Researchers from RMIT University and Monash IVF in Australia have identified a molecule called podocalyxin (PCX) that makes the lining of the womb resistant to the implantation of the embryo. Levels of this molecule decrease at a certain point during the menstrual cycle, allowing the womb to become 'sticky' and increasing the likelihood of embryo implantation and pregnancy success. Women with low levels of PCX were found to have 53 percent pregnancy success rate following IVF, whereas those with high levels of PCX had an 18 percent pregnancy success rate, the results of a study published in the journal Fertility and Sterility showed.
'We've been looking for something that helps embryos stick when the vital part of the puzzle turned out to be a slippery molecule that has the opposite effect – it prevents them from sticking,' said senior author Professor Guiying Nie of Monash University in Melbourne, Australia.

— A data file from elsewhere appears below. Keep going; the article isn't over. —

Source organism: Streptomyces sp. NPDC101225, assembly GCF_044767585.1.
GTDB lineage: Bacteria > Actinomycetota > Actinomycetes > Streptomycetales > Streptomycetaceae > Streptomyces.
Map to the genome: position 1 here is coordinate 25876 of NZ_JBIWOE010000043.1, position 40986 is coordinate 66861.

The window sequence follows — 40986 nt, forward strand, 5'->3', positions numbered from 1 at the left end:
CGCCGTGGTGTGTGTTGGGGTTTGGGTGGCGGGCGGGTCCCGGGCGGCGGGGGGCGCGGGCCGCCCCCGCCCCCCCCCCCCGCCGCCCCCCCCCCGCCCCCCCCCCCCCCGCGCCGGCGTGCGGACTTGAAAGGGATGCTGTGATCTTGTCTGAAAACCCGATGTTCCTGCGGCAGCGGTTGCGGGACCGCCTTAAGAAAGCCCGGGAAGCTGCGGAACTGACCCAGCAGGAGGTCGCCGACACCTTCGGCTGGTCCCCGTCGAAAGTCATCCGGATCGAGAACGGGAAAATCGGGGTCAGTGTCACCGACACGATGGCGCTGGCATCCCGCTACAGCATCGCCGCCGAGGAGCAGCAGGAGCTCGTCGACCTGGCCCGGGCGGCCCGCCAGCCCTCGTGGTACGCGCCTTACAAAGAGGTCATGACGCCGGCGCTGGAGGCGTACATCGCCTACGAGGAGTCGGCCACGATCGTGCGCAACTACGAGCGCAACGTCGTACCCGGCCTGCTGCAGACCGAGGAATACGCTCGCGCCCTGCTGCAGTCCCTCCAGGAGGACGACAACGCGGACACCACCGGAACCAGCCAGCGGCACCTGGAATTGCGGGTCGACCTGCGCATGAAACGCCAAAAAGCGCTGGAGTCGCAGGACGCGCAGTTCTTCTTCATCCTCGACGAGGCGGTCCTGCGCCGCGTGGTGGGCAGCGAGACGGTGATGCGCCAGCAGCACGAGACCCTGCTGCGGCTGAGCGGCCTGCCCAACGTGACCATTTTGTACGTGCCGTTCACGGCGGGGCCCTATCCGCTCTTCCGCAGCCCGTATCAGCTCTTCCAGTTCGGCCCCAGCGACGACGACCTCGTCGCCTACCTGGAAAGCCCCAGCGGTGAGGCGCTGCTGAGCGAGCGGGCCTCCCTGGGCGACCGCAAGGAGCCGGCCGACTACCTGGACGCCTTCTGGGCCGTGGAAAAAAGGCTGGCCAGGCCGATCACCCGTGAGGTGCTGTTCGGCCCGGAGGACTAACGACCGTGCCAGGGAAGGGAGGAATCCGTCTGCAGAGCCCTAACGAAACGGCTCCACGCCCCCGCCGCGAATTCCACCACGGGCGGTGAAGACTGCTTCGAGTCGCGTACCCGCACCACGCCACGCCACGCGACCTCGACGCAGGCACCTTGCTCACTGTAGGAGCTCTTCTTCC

The team originally identified PCX as an anti-implantation regulator of the embryo in cells isolated from the human endometrial tissue, and announced these results in a paper published in Human Reproduction.
In a subsequent clinical study, the same team examined the levels of PCX in endometrial tissue biopsies collected from 81 patients undergoing IVF. The biopsy of the uterus was performed at the mid-luteal phase (three to five days after ovulation) of the women's menstrual cycle, one full cycle before the transfer of the frozen embryo. The women who had lower levels of PCX detected in their biopsies had a higher pregnancy rate following IVF, than the women who had high levels of the molecule.
A limitation of the finding is that there is no way to screen the endometrial tissue biopsies for PCX levels on the day embryo transfer is due to take place. The research team's future goal is to develop non-invasive and real-time approaches for measuring PCX on the day of embryo transfer. This could eventually be used to optimise timing of embryo transfer to improve IVF success rates, and target PCX levels as a potential cause of infertility.
'We hope with further development our discovery could help clinicians identify precisely when each patient has the greatest chance of achieving pregnancy, delivering fully personalised IVF treatment,' said Professor Nie.
A patent application has been filed for the technology, with the hope future developments could help raise IVF success rates, which currently stand at less than 50 percent.